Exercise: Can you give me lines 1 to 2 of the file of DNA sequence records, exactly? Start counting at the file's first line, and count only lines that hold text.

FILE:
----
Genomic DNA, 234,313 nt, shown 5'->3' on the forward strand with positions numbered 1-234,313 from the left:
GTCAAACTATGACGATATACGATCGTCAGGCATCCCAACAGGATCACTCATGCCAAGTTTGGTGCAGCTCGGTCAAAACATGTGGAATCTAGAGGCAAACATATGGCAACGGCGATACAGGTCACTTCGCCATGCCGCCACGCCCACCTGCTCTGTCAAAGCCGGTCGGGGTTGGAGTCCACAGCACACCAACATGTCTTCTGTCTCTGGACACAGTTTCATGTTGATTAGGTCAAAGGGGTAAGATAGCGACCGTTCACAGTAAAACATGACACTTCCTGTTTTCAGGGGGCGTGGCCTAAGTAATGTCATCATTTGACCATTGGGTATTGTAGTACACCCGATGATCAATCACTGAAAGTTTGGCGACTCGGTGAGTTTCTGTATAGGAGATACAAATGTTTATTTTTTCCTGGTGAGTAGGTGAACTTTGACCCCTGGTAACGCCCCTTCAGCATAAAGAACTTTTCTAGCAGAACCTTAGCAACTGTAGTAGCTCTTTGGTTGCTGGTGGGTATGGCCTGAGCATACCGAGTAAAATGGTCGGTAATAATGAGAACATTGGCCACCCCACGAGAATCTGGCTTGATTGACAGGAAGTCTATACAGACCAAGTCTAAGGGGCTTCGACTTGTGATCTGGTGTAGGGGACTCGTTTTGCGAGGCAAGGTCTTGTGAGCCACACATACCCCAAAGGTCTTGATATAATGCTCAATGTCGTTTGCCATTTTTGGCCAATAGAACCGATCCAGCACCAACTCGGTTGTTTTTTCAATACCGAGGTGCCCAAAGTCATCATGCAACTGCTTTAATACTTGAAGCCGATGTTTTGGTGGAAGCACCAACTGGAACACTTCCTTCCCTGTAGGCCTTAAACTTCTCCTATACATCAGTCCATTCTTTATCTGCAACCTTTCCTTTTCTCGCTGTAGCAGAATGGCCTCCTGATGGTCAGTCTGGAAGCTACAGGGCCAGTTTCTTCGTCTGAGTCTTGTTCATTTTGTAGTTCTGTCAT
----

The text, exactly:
Genomic DNA, 234,313 nt, shown 5'->3' on the forward strand with positions numbered 1-234,313 from the left:
GTCAAACTATGACGATATACGATCGTCAGGCATCCCAACAGGATCACTCATGCCAAGTTTGGTGCAGCTCGGTCAAAACATGTGGAATCTAGAGGCAAACATATGGCAACGGCGATACAGGTCACTTCGCCATGCCGCCACGCCCACCTGCTCTGTCAAAGCCGGTCGGGGTTGGAGTCCACAGCACACCAACATGTCTTCTGTCTCTGGACACAGTTTCATGTTGATTAGGTCAAAGGGGTAAGATAGCGACCGTTCACAGTAAAACATGACACTTCCTGTTTTCAGGGGGCGTGGCCTAAGTAATGTCATCATTTGACCATTGGGTATTGTAGTACACCCGATGATCAATCACTGAAAGTTTGGCGACTCGGTGAGTTTCTGTATAGGAGATACAAATGTTTATTTTTTCCTGGTGAGTAGGTGAACTTTGACCCCTGGTAACGCCCCTTCAGCATAAAGAACTTTTCTAGCAGAACCTTAGCAACTGTAGTAGCTCTTTGGTTGCTGGTGGGTATGGCCTGAGCATACCGAGTAAAATGGTCGGTAATAATGAGAACATTGGCCACCCCACGAGAATCTGGCTTGATTGACAGGAAGTCTATACAGACCAAGTCTAAGGGGCTTCGACTTGTGATCTGGTGTAGGGGACTCGTTTTGCGAGGCAAGGTCTTGTGAGCCACACATACCCCAAAGGTCTTGATATAATGCTCAATGTCGTTTGCCATTTTTGGCCAATAGAACCGATCCAGCACCAACTCGGTTGTTTTTTCAATACCGAGGTGCCCAAAGTCATCATGCAACTGCTTTAATACTTGAAGCCGATGTTTTGGTGGAAGCACCAACTGGAACACTTCCTTCCCTGTAGGCCTTAAACTTCTCCTATACATCAGTCCATTCTTTATCTGCAACCTTTCCTTTTCTCGCTGTAGCAGAATGGCCTCCTGATGGTCAGTCTGGAAGCTACAGGGCCAGTTTCTTCGTCTGAGTCTTGTTCATTTTGTAGTTCTGTCAT